May it please yor Lordp

We beg leave to acquint {sic} yor Lordp that by the last Post we h

Mr Daniel Stuart the Collector of the Bullion for her Majties Mint at Edinburgh, being, as we hear, very far spent in a consumption \is dead (as we hear by the last Post)/ so yt his death \when the last Letters came/ we heard last from Scotland was daily expected. We humbly beg leave to aquaint your Lordp therewith & to represent or opinion that upon his death |t|his|e| place should cease of Collector of the Bullion should cease [as being contrary to ye \Scotch/ Act of Parliamt wch setled the Bullion upon the \said/ Mint [& that the oneys in his custody be paid into the hands of ye General & Master of tha|e|t |sd| Mint upon account to be kept in a chest in \ye Treasure of/ the said Mint under the keys of the General the Master & the two WArdens of the said Mint, & \&/ to be accounted for annually by the Master of ye said Mint.] And that \for the future/ the said |sd| Bullion be kept {as} as it shall be be collected in \for the future be/ the manner appointed by the Scotch Act of Parliamt \wch setled this Duty on the Mint/ & be kept in a dis apart \in the Exchequer/ in a proper chest under the keys of the Cash Keeper of North Brittain & also \(if it be thought fit)/ under the Key of the General of the |sd| Mint as the said Act directs, to be issued out thence by {illeg} \from time to time by Warrants to the General & Master of the said Mint & kept/ into the Chest Treasury of the |sd| Mint by Warrants & & kept \there/ under the keys of the said Oficers {to} for the uses of service \General the Master & the Wardens for defraying/ of the said Mint \the charge of coynage & repairs & vaynes of Salaries/ & /be\ accounted for annually by the Master of the said Mint, according to the direction of as the Indenture of her Majties Mints directs.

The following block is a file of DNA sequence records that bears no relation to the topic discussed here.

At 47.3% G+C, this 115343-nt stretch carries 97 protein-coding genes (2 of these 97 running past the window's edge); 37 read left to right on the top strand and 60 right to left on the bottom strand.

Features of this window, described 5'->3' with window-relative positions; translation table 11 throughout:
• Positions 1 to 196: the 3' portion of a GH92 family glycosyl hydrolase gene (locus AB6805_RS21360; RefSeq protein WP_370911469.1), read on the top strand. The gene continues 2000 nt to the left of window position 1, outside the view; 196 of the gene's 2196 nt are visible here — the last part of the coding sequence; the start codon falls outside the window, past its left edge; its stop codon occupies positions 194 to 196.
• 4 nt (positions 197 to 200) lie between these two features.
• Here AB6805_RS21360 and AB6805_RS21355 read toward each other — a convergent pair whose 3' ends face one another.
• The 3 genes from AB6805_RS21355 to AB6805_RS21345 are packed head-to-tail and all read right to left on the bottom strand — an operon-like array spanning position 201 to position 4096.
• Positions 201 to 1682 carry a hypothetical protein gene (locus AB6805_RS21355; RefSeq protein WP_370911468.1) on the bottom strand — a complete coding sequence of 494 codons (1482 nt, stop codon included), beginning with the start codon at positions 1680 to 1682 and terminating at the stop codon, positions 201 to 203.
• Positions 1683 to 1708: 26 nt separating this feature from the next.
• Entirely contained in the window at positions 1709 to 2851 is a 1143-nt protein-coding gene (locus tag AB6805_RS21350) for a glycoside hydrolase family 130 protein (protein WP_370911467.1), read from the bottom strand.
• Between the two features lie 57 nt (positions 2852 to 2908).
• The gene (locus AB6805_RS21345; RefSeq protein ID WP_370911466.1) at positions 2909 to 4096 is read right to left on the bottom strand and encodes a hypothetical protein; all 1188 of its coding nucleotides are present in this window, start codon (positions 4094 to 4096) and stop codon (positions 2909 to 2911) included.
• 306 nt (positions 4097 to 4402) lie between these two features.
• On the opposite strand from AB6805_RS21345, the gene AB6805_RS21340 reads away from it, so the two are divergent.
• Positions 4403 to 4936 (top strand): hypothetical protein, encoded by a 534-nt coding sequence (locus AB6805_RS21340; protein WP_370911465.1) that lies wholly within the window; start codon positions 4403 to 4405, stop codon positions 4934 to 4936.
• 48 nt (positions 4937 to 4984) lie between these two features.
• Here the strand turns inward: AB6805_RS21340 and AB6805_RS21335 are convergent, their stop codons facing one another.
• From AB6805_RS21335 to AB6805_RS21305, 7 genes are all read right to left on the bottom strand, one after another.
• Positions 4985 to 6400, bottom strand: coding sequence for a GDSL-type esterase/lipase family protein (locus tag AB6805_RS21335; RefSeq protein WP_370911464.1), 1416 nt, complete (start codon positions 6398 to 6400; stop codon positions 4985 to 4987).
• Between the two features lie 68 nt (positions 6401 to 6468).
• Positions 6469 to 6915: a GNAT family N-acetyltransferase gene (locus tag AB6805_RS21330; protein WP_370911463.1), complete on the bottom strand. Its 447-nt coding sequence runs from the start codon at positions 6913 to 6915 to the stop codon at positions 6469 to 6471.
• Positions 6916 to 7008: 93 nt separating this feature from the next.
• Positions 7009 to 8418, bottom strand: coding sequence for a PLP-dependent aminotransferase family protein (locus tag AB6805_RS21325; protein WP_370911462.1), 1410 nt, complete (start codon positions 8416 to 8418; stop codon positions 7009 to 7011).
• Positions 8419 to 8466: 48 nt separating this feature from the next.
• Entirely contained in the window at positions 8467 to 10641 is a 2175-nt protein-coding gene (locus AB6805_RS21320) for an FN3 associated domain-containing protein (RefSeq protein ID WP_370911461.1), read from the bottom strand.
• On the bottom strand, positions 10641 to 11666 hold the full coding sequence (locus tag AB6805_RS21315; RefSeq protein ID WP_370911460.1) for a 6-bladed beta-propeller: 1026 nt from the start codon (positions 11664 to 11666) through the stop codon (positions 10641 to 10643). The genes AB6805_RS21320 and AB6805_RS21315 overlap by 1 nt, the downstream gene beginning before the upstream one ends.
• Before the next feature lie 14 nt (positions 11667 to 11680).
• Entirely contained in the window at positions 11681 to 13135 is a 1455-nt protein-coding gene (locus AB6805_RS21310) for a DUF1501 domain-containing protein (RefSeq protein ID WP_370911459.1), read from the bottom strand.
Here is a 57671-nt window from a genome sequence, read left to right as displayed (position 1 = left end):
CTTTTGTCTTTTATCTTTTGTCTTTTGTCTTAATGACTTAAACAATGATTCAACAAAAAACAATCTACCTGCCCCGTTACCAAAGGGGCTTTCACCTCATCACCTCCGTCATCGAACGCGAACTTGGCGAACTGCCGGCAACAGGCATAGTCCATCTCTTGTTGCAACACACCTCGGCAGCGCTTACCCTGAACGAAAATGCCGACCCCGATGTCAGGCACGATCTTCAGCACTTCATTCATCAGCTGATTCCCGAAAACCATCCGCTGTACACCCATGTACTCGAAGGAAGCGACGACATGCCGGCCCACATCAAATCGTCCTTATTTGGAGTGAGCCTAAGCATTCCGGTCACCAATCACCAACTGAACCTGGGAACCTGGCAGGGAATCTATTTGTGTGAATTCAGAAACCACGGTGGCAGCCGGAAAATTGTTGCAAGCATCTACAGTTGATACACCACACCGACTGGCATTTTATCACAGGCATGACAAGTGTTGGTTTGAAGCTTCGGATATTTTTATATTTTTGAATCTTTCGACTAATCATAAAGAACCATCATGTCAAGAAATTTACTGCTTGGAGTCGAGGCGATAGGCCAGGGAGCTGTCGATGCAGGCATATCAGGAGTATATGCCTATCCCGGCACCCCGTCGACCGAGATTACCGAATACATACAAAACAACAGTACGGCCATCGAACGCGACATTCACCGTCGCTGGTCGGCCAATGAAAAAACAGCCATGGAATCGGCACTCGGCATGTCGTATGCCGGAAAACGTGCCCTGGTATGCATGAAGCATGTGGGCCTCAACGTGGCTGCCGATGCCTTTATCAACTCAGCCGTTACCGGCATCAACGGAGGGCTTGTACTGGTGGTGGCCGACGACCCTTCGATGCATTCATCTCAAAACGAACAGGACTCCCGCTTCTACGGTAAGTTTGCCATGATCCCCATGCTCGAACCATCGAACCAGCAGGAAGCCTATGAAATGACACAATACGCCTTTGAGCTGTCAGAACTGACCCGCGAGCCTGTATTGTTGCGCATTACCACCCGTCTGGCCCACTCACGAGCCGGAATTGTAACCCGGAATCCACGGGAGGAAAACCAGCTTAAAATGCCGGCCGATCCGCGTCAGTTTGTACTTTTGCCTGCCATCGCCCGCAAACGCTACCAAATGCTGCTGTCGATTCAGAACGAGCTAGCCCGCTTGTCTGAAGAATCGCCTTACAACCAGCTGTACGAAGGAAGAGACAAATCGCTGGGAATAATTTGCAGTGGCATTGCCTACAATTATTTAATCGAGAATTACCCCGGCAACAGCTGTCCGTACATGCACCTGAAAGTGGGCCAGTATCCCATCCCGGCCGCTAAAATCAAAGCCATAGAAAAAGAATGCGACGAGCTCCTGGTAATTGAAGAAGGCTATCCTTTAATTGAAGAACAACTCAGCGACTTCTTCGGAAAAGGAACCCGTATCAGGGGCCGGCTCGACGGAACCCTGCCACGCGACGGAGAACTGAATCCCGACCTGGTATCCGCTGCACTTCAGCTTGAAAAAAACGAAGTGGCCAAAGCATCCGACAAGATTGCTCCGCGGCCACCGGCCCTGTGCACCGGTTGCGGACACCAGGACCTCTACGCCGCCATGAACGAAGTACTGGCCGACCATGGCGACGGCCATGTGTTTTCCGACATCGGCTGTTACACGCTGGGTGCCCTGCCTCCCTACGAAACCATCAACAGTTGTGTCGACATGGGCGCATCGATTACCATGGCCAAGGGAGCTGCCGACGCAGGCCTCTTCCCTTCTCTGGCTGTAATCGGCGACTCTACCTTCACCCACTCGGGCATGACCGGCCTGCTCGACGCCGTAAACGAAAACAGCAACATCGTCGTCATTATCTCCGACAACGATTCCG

For putting a|n| stop \end/ to proposals & petitions about the coynage of Copper half pence I humbly represent that about six hundred Tunns of such money is sufficient to stock ye nation \England/ & there being seven hundred Tunns coyned by ye last Patent, the nation is still sufficiently stockt wth them & the \so that/ |a new| coyned|ag|e may be delayed two or three years longer at ye l{illeg} or above & when they b they \such money/ shall begin to be wanted I am humbly of opinion that the coynage of 40 Tunns once in 4 or 5 years will be sufficient to supply the uses of the nation & that they \it/ should be coyned of such copper as will endure ye hammer when heated to a dark red & \(upon account or by a neare estimate)/ of such a value as will pay all charges upon account & or by a near estimate & that it will be above two pence in the pound weight cheaper to make the blanks by casting then by hammering cheapest {to}|&| best \safest best/ to have the whole coinage performed in the Mint the blanks being made by casting, & that the copper be bought {illeg} \at/ the Market price to be allowed by yor Lordp & paid for by the Master & Worker out of the copper money. And that a pound weight be not made into more then 20d unless the price of Copper rise considerably.

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Professor Rob Iliffe
Director, AHRC Newton Papers Project

Scott Mandelbrote,
Fellow & Perne librarian, Peterhouse, Cambridge

Faculty of History, George Street, Oxford, OX1 2RL - newtonproject@history.ox.ac.uk

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